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Inbred mouse strains have been used preferentially for behavioral testing over outbred counterparts, even though outbred mice reflect the genetic diversity in the human population better. Here, we compare the sociability of widely available outbred CD1 mice with the commonly used inbred C57BL/6J (C57) mice in the one-chamber social interaction test and the three-chamber sociability test. In the one-chamber task, intra-strain pairs of juvenile, non-littermate, male CD1 or C57 mice display a series of social and aggressive behaviors. While CD1 and C57 pairs spend equal amount of time socializing, CD1 pairs spend significantly more time engaged in aggressive behaviors than C57 mice. In the three-chamber task, sociability of C57 mice was less dependent on acclimation paradigms than CD1 mice. Following acclimation to all three chambers, both groups of age-matched male mice spent more time in the chamber containing a stranger mouse than in the empty chamber, suggesting that CD1 mice are sociable like C57 mice. However, the observed power suggests that it is easier to achieve statistical significance with C57 than CD1 mice. Because the stranger mouse could be considered as a novel object, we assessed for a novelty effect by adding an object. CD1 mice spend more time in the chamber with a stranger mouse than that a novel object, suggesting that their preference is social in nature. Thus, outbred CD1 mice are as appropriate as inbred C57 mice for studying social behavior using either the single or the three-chamber test using a specific acclimation paradigm.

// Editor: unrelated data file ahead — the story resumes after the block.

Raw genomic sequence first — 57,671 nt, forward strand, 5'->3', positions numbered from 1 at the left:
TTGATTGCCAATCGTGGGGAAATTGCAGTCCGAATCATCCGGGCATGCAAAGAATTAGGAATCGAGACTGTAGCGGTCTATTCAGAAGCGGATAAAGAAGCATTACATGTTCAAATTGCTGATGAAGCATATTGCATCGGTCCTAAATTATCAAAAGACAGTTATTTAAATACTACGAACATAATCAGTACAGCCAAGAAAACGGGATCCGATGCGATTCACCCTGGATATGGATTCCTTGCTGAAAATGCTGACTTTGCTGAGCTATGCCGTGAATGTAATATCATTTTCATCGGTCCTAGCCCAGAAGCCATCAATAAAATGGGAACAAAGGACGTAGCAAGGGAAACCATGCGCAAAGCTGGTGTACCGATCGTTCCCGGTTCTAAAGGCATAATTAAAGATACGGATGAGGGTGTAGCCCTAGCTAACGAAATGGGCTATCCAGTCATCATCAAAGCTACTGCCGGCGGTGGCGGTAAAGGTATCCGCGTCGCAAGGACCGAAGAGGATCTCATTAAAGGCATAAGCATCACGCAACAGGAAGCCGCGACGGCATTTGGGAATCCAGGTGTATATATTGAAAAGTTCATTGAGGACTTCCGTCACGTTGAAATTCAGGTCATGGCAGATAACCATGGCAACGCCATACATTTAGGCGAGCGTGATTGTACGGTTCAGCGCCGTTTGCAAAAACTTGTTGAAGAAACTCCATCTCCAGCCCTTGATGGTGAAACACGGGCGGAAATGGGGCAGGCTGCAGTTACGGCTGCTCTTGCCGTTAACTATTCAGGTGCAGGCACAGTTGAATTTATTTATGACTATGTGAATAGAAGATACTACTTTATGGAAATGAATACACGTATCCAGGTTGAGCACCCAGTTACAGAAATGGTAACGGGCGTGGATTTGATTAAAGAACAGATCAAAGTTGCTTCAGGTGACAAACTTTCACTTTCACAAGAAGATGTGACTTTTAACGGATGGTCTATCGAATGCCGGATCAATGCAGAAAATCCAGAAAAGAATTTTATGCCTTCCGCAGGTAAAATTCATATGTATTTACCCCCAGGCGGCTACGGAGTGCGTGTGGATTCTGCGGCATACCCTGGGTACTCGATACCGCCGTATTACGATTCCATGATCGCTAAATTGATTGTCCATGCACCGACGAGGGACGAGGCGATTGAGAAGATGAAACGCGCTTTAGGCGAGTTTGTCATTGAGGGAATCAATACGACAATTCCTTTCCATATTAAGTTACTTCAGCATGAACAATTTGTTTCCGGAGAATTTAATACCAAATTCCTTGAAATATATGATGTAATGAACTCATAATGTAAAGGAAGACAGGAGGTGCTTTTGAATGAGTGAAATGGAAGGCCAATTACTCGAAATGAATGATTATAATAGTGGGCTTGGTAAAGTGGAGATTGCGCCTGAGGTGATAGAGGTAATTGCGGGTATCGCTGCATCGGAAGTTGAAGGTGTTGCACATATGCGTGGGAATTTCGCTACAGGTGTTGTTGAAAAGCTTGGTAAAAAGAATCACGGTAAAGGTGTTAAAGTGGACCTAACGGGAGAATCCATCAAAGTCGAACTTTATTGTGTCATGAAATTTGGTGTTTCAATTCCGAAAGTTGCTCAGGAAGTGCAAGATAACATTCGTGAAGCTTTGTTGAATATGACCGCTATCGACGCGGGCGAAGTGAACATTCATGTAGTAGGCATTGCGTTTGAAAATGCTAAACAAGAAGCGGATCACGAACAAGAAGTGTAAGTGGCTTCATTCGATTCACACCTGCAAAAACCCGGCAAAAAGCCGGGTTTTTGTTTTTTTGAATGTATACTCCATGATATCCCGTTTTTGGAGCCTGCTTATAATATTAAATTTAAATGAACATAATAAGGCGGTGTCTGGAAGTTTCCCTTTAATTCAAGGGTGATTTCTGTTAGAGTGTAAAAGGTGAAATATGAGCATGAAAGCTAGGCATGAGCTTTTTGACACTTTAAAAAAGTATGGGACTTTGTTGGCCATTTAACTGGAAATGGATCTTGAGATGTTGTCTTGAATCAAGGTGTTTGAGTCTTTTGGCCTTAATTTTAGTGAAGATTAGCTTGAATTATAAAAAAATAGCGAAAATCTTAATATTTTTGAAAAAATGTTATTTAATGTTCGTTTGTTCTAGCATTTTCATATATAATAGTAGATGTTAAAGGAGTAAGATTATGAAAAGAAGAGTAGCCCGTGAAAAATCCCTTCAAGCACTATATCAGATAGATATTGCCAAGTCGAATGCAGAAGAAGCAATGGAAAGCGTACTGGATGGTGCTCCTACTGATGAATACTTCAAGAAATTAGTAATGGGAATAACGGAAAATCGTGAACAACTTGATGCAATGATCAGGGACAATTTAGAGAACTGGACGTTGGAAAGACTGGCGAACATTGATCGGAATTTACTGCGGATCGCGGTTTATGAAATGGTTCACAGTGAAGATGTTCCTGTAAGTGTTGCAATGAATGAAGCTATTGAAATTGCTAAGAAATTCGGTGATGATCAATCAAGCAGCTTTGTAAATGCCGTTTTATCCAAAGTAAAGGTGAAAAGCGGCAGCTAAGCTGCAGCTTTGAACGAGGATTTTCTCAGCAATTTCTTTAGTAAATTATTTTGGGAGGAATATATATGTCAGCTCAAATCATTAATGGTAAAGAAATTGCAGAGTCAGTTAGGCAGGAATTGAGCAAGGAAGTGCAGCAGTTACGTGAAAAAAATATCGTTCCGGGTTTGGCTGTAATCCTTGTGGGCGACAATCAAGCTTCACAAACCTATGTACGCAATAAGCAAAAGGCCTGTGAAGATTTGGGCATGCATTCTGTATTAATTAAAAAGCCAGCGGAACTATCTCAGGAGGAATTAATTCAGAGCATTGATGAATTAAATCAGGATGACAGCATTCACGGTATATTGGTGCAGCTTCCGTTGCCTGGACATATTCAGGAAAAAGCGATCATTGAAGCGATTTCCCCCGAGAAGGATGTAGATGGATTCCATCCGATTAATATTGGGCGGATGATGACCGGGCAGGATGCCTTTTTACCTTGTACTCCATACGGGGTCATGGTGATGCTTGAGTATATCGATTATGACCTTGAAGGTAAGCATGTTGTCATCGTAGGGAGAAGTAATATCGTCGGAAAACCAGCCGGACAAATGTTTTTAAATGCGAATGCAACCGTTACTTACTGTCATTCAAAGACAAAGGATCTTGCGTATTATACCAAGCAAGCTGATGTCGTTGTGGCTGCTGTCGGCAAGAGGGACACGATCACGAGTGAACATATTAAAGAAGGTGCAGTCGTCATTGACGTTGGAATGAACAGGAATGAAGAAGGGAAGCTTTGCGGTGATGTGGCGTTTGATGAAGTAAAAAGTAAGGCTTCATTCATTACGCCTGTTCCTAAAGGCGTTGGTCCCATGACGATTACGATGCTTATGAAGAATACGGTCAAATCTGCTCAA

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Hepatitis-B vaccine (HBVv) can prevent HBV-infection and associated liver diseases. However, concerns regarding its safety, particularly among patients with autoimmune diseases (i.e. SLE) were raised. Moreover, the aluminum adjuvant in HBVv was related to immune mediated adverse events. Therefore, we examined the effects of immunization with HBVv or alum on SLE-like disease in a murine model. NZBWF1 mice were immunized with HBVv (Engerix), or aluminum hydroxide (alum) or phosphate buffered saline (PBS) at 8 and 12 weeks of age. Mice were followed for weight, autoantibodies titers, blood counts, proteinuria, kidney histology, neurocognitive functions (novel object recognition, staircase, Y-maze and the forced swimming tests) and brain histology. Immunization with HBVv induced acceleration of kidney disease manifested by high anti-dsDNA antibodies (p < 0.01), early onset of proteinuria (p < 0.05), histological damage and deposition of HBs antigen in the kidney. Mice immunized with HBVv and/or alum had decreased cells counts mainly of the red cell lineage (p < 0.001), memory deficits (p < 0.01), and increased activated microglia in different areas of the brain compare with mice immunized with PBS. Anxiety-like behavior was more pronounced among mice immunized with alum. In conclusion, herein we report that immunization with the HBVv aggravated kidney disease in an animal model of SLE. Immunization with either HBVv or alum affected blood counts, neurocognitive functions and brain gliosis. Our data support the concept that different component of vaccines may be linked with immune and autoimmune mediated adverse events.
Article